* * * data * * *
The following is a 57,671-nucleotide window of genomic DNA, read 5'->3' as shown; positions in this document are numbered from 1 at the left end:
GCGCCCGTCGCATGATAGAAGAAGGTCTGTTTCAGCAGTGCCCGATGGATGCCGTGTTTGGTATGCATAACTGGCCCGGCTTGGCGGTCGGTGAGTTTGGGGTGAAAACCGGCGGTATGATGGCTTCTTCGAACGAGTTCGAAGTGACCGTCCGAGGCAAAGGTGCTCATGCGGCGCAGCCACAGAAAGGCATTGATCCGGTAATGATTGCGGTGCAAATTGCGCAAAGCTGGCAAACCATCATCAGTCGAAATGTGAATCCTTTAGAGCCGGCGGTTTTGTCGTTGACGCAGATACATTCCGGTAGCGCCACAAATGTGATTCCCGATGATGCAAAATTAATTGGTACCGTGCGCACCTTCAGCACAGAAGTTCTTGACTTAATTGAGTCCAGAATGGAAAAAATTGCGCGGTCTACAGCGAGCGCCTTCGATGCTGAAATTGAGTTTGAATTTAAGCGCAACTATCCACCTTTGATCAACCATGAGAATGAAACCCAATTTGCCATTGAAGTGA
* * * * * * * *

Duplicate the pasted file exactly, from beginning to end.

The following is a 57,671-nucleotide window of genomic DNA, read 5'->3' as shown; positions in this document are numbered from 1 at the left end:
GCGCCCGTCGCATGATAGAAGAAGGTCTGTTTCAGCAGTGCCCGATGGATGCCGTGTTTGGTATGCATAACTGGCCCGGCTTGGCGGTCGGTGAGTTTGGGGTGAAAACCGGCGGTATGATGGCTTCTTCGAACGAGTTCGAAGTGACCGTCCGAGGCAAAGGTGCTCATGCGGCGCAGCCACAGAAAGGCATTGATCCGGTAATGATTGCGGTGCAAATTGCGCAAAGCTGGCAAACCATCATCAGTCGAAATGTGAATCCTTTAGAGCCGGCGGTTTTGTCGTTGACGCAGATACATTCCGGTAGCGCCACAAATGTGATTCCCGATGATGCAAAATTAATTGGTACCGTGCGCACCTTCAGCACAGAAGTTCTTGACTTAATTGAGTCCAGAATGGAAAAAATTGCGCGGTCTACAGCGAGCGCCTTCGATGCTGAAATTGAGTTTGAATTTAAGCGCAACTATCCACCTTTGATCAACCATGAGAATGAAACCCAATTTGCCATTGAAGTGA